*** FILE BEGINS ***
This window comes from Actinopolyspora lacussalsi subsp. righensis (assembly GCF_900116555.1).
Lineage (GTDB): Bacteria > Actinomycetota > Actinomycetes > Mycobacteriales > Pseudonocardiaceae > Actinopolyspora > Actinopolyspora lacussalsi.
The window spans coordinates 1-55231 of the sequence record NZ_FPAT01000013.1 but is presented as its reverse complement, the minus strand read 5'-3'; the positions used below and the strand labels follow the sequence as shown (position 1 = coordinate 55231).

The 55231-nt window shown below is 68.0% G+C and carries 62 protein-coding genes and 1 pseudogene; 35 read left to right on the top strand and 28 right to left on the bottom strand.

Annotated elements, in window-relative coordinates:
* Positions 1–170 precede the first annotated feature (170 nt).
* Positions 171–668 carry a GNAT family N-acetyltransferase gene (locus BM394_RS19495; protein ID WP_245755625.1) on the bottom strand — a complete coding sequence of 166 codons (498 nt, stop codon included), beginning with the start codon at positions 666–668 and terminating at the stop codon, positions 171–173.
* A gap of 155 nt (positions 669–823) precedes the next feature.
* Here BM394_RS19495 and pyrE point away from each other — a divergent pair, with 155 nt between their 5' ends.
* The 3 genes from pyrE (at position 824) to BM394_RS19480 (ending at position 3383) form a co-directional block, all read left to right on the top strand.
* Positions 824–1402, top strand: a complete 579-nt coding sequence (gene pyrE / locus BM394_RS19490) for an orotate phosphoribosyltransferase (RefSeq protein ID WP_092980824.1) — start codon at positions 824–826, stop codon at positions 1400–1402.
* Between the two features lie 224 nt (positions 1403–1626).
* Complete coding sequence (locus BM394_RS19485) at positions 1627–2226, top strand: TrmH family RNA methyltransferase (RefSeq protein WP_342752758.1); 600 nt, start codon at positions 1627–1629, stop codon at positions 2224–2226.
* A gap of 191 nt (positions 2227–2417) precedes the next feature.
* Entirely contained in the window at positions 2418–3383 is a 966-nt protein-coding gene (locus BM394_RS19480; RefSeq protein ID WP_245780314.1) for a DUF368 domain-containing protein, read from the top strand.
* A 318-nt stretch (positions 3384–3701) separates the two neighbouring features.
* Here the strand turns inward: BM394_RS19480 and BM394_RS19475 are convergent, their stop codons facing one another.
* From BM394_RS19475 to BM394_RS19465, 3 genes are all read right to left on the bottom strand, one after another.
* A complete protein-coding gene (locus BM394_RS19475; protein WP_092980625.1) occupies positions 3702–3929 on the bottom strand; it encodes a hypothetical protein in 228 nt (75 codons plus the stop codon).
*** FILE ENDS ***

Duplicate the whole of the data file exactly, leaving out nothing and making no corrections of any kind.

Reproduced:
This window comes from Actinopolyspora lacussalsi subsp. righensis (assembly GCF_900116555.1).
Lineage (GTDB): Bacteria > Actinomycetota > Actinomycetes > Mycobacteriales > Pseudonocardiaceae > Actinopolyspora > Actinopolyspora lacussalsi.
The window spans coordinates 1-55231 of the sequence record NZ_FPAT01000013.1 but is presented as its reverse complement, the minus strand read 5'-3'; the positions used below and the strand labels follow the sequence as shown (position 1 = coordinate 55231).

The 55231-nt window shown below is 68.0% G+C and carries 62 protein-coding genes and 1 pseudogene; 35 read left to right on the top strand and 28 right to left on the bottom strand.

Annotated elements, in window-relative coordinates:
* Positions 1–170 precede the first annotated feature (170 nt).
* Positions 171–668 carry a GNAT family N-acetyltransferase gene (locus BM394_RS19495; protein ID WP_245755625.1) on the bottom strand — a complete coding sequence of 166 codons (498 nt, stop codon included), beginning with the start codon at positions 666–668 and terminating at the stop codon, positions 171–173.
* A gap of 155 nt (positions 669–823) precedes the next feature.
* Here BM394_RS19495 and pyrE point away from each other — a divergent pair, with 155 nt between their 5' ends.
* The 3 genes from pyrE (at position 824) to BM394_RS19480 (ending at position 3383) form a co-directional block, all read left to right on the top strand.
* Positions 824–1402, top strand: a complete 579-nt coding sequence (gene pyrE / locus BM394_RS19490) for an orotate phosphoribosyltransferase (RefSeq protein ID WP_092980824.1) — start codon at positions 824–826, stop codon at positions 1400–1402.
* Between the two features lie 224 nt (positions 1403–1626).
* Complete coding sequence (locus BM394_RS19485) at positions 1627–2226, top strand: TrmH family RNA methyltransferase (RefSeq protein WP_342752758.1); 600 nt, start codon at positions 1627–1629, stop codon at positions 2224–2226.
* A gap of 191 nt (positions 2227–2417) precedes the next feature.
* Entirely contained in the window at positions 2418–3383 is a 966-nt protein-coding gene (locus BM394_RS19480; RefSeq protein ID WP_245780314.1) for a DUF368 domain-containing protein, read from the top strand.
* A 318-nt stretch (positions 3384–3701) separates the two neighbouring features.
* Here the strand turns inward: BM394_RS19480 and BM394_RS19475 are convergent, their stop codons facing one another.
* From BM394_RS19475 to BM394_RS19465, 3 genes are all read right to left on the bottom strand, one after another.
* A complete protein-coding gene (locus BM394_RS19475; protein WP_092980625.1) occupies positions 3702–3929 on the bottom strand; it encodes a hypothetical protein in 228 nt (75 codons plus the stop codon).